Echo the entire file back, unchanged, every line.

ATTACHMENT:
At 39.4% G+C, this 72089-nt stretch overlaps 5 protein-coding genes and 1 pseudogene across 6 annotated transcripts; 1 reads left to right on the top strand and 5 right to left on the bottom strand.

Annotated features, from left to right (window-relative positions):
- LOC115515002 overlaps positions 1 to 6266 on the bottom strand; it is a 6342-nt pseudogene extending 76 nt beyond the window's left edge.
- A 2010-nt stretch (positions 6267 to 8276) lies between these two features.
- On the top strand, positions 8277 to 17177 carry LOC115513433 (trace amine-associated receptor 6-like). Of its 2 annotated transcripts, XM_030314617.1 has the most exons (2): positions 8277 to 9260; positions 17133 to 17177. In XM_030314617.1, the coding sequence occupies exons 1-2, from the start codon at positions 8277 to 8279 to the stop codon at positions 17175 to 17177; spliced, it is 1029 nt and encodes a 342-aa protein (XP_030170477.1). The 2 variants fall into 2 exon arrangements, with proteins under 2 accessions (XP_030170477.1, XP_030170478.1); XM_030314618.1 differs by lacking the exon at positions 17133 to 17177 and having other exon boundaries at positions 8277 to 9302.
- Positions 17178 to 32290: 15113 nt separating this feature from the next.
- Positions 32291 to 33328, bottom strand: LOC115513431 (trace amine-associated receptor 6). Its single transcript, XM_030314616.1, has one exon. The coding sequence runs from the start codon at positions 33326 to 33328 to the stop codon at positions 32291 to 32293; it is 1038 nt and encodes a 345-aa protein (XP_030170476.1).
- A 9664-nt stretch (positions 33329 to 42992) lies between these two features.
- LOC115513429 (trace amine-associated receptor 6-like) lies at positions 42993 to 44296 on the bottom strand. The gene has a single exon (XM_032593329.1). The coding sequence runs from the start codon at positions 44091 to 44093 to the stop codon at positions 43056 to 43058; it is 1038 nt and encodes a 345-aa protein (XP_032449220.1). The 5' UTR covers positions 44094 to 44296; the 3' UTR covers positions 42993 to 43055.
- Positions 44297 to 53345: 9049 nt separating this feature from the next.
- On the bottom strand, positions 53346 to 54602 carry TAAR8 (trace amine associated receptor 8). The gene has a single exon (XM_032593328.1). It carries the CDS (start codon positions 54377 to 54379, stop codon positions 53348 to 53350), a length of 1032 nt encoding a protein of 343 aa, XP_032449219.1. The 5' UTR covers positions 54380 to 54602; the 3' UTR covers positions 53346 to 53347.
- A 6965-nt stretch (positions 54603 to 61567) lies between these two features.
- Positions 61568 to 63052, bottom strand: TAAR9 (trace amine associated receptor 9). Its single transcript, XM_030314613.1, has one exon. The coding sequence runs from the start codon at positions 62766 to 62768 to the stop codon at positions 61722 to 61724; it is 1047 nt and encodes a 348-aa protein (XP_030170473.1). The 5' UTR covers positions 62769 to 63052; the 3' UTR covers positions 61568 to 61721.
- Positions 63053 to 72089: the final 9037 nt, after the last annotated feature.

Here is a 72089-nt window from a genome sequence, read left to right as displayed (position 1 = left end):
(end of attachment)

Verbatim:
At 39.4% G+C, this 72089-nt stretch overlaps 5 protein-coding genes and 1 pseudogene across 6 annotated transcripts; 1 reads left to right on the top strand and 5 right to left on the bottom strand.

Annotated features, from left to right (window-relative positions):
- LOC115515002 overlaps positions 1 to 6266 on the bottom strand; it is a 6342-nt pseudogene extending 76 nt beyond the window's left edge.
- A 2010-nt stretch (positions 6267 to 8276) lies between these two features.
- On the top strand, positions 8277 to 17177 carry LOC115513433 (trace amine-associated receptor 6-like). Of its 2 annotated transcripts, XM_030314617.1 has the most exons (2): positions 8277 to 9260; positions 17133 to 17177. In XM_030314617.1, the coding sequence occupies exons 1-2, from the start codon at positions 8277 to 8279 to the stop codon at positions 17175 to 17177; spliced, it is 1029 nt and encodes a 342-aa protein (XP_030170477.1). The 2 variants fall into 2 exon arrangements, with proteins under 2 accessions (XP_030170477.1, XP_030170478.1); XM_030314618.1 differs by lacking the exon at positions 17133 to 17177 and having other exon boundaries at positions 8277 to 9302.
- Positions 17178 to 32290: 15113 nt separating this feature from the next.
- Positions 32291 to 33328, bottom strand: LOC115513431 (trace amine-associated receptor 6). Its single transcript, XM_030314616.1, has one exon. The coding sequence runs from the start codon at positions 33326 to 33328 to the stop codon at positions 32291 to 32293; it is 1038 nt and encodes a 345-aa protein (XP_030170476.1).
- A 9664-nt stretch (positions 33329 to 42992) lies between these two features.
- LOC115513429 (trace amine-associated receptor 6-like) lies at positions 42993 to 44296 on the bottom strand. The gene has a single exon (XM_032593329.1). The coding sequence runs from the start codon at positions 44091 to 44093 to the stop codon at positions 43056 to 43058; it is 1038 nt and encodes a 345-aa protein (XP_032449220.1). The 5' UTR covers positions 44094 to 44296; the 3' UTR covers positions 42993 to 43055.
- Positions 44297 to 53345: 9049 nt separating this feature from the next.
- On the bottom strand, positions 53346 to 54602 carry TAAR8 (trace amine associated receptor 8). The gene has a single exon (XM_032593328.1). It carries the CDS (start codon positions 54377 to 54379, stop codon positions 53348 to 53350), a length of 1032 nt encoding a protein of 343 aa, XP_032449219.1. The 5' UTR covers positions 54380 to 54602; the 3' UTR covers positions 53346 to 53347.
- A 6965-nt stretch (positions 54603 to 61567) lies between these two features.
- Positions 61568 to 63052, bottom strand: TAAR9 (trace amine associated receptor 9). Its single transcript, XM_030314613.1, has one exon. The coding sequence runs from the start codon at positions 62766 to 62768 to the stop codon at positions 61722 to 61724; it is 1047 nt and encodes a 348-aa protein (XP_030170473.1). The 5' UTR covers positions 62769 to 63052; the 3' UTR covers positions 61568 to 61721.
- Positions 63053 to 72089: the final 9037 nt, after the last annotated feature.

Here is a 72089-nt window from a genome sequence, read left to right as displayed (position 1 = left end):